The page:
I was more concerned with the formula for calculating the exact number of ‘o’s. It definitely isn’t random!


  2. wha

     /  April 23, 2012

    Thanks for clearing that up. I thought it was a Thornleyism, although his is more of an Ummmmmmmmmmmmmm.

  3. ABROG

     /  April 24, 2012

    D’arcy talked about that new directive in his interview with the IT just after the 6N

    • He did indeed ABROG, we read that piece, but what O’Reilly was alluding to, which we weren’t aware of, was that apparently that stretch of play was held up as the reason for it!


     /  April 24, 2012

    Do you have a link that backs up your statement that an IRUPA committee short lists 3 players? Newspaper reports give the impression that the 160 members of IRUPA vote for a player, but they can’t vote from anyone from their own province. (A bit like how they vote for the French president first of all to shortlist 2 candidates (without the stipulation that you can’t vote for someone from your own area).

    And why would they devalue their own awards system by selecting someone purely on the number of column inches he gets and ignore someone like Gavin Duffy who had a fairly good season.

    Having seen so many fail to get a drop goal in the last few months to win games (on some occasions not taking the opportunity when presented – sexton against France for instance, he ran it instead of going for a drop goal when he was within distance, to a couple of botched attempts, I think maybe rugby players value a match winner more than you think.

    • @radgefan If you can prove that the players voted for this list, we’d gladly take your point.

      Re drop goals, surely you are talking about Beauxis? There were 68 minutes on the clock when Sexton ran that ball – hardly a match-winning situation.

      This parochial provincialism is a boil on the Irish rugby landscape that needs lanced – arguing other Munster players had better seasons than Rog is hardly tantamount to requiring a reply on Sexton is it?

      Also, if you think this isn’t a Leinster/Munster/Ulster carve-up, you are being naïve – how many times has a Connachtman been President of the IRFU for example? Connacht rugby is many things, but an equal at the top table it is not.


     /  April 24, 2012

    O’Gara still top 10 among his peers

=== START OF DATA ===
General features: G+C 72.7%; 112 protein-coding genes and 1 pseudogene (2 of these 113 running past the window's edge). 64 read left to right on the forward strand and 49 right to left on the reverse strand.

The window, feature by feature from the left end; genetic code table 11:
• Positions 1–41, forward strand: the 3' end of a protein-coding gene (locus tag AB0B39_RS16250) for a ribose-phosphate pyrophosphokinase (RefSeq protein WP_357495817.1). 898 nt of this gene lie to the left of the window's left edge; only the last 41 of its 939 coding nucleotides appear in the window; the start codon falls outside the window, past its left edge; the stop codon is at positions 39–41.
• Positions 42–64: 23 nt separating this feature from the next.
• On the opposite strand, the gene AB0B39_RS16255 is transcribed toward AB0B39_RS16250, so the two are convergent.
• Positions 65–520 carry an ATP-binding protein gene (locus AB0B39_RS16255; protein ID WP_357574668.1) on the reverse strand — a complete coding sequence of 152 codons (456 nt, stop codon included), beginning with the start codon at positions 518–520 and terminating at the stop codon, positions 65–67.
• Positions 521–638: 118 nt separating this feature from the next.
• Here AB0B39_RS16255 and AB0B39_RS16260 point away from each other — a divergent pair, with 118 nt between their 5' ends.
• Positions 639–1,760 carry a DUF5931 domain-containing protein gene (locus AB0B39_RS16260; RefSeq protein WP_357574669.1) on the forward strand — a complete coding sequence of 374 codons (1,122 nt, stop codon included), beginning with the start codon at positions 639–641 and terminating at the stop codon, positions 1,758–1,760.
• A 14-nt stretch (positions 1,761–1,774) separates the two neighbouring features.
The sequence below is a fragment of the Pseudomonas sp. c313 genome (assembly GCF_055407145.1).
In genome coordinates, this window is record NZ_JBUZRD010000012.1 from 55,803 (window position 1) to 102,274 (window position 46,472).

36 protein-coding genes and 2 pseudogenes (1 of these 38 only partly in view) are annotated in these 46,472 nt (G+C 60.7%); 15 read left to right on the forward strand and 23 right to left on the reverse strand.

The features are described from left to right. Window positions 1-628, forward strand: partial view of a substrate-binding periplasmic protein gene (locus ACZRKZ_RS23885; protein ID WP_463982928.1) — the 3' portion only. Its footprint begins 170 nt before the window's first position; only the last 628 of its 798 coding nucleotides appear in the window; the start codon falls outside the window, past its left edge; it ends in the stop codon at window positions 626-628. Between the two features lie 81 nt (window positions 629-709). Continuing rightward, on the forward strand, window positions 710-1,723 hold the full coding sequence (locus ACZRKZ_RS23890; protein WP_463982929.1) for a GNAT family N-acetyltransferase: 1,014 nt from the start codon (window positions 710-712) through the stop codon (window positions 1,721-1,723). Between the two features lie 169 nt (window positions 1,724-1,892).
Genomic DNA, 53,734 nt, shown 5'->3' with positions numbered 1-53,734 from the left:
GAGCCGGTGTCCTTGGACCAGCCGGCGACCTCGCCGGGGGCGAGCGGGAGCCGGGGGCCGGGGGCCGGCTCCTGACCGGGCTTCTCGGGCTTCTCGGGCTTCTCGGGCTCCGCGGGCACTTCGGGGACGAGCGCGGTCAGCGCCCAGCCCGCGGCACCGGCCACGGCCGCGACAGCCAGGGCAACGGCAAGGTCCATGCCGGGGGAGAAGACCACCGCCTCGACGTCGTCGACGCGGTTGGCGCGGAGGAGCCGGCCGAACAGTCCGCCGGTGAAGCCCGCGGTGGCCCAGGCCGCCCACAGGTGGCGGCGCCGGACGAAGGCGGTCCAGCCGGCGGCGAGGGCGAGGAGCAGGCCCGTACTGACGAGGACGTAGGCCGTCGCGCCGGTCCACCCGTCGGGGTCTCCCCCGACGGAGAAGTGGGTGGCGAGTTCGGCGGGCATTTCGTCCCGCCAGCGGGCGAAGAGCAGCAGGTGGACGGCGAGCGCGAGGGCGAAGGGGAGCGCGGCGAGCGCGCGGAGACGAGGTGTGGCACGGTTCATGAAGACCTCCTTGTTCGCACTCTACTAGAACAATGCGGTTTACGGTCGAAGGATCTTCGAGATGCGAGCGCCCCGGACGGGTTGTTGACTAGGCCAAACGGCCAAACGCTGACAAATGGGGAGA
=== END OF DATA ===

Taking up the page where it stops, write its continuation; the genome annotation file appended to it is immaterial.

Friday April 20 2012
    Ireland’s love affair with Ronan O’Gara shows no sign of abating after his peers voted to include him rather than out-half rival Jonny Sexton in the final shake-up for the 2012 IRUPA Player of the Year award, writes David Kelly.

    The Irish Times mentions the 160 players (and that they are not allowed to vote for someone from their own province). Anyway, you haven’t explained why the players who rate this award so highly, would devalue the Award in this way. I also think Brian O’Driscoll (chairman of IRUPA) has integrity and wouldn’t try and humiliate his good friend Ronan O’Gara by shortlising him in a competition that he didn’t think he earned.

    Its a bit rich you banging on about provincialism. LOL. This website is dedicated to fanning the flames.

    • @radgefan this isn’t rational – saying a player has made a lower contribution than another player is not the same as a personal attack.

      I think its time to agree to disagree.

      If your issue is us being from Leinster/Ulster, that’s fine, but lets try and be constructive.


     /  April 24, 2012

    Not too sure why you are posting about lower contribution v personal attack. My point remains that I doubt if someone like Brian O’Driscoll would allow anything to undermine the integrity of the peer Award which seems to be an Award that all players (no matter what sport) rate higher than any other awards they might get by nominating someone who most players would not see as deserving (which is what you are argueing – O’Gara isn’t deserving of a nomination and its all provincial politics).

    I’d be shocked if the IRUPA treat their colleagues in Connacht any different to the other provinces. As far as I know, all provinces have representation (usually club captain) on the IRUPA executive unlike the IRFU. Fionn Carr did win Young Player of the Year (ahead of Keith Earls) 2/3 years ago and John Muldoon has got nominations as well. But for Player of the Year, they are more than likely going to be an International player – and Gavin Duffy didn’t make that grade. Can’t think of any other Connacht player that really stood out all season.

  7. @Radge Fan – let’s meet halfway here. We don’t want to be in an unseemly squabble. It smells like a bit of a provincial carve-up to us. Now that Ulster are halfway decent, we have three provinces more or less at the top table, and it looks to us like the nominations are built around this new scenario, so as not to upset anyone. BOD is a fugurehead in IRUPA but I can’t imagine he has that much to do with the awards (perhaps he has more pressing engagements to think of!). But we accept this is conjecture, so let’s park it there.

    We don’t want to be sniffy about ROG either, because he has played well this season, and as you say, there is huge value in his ability to do the business in clutch games. But having been fairly peripheral in the Six Nations, and having had a pretty ordinary quarter-final, a number of other players have superceded his contribution to the season (both in and out of Munster), with Paul O’Connell’s omission particularly surprising.

    For consistency, you could argue that Gilroy is a tad fortunate to make the cut, and perhaps his YouTube Heroics factor was increased by his try in Thomond. It could quite reasonably be argued that Simon Zebo has almost twice as many tries as him and is unlucky to miss out. Rather than Gavin Duffy, the Connacht player who I reckon is hardest done by is Tiernan O’Halloran for the young player list. He’s been terrific in a team not known for their back play.

    Anyway, Ferris and O’Mahoney will win, and surely nobody will be able to argue with that.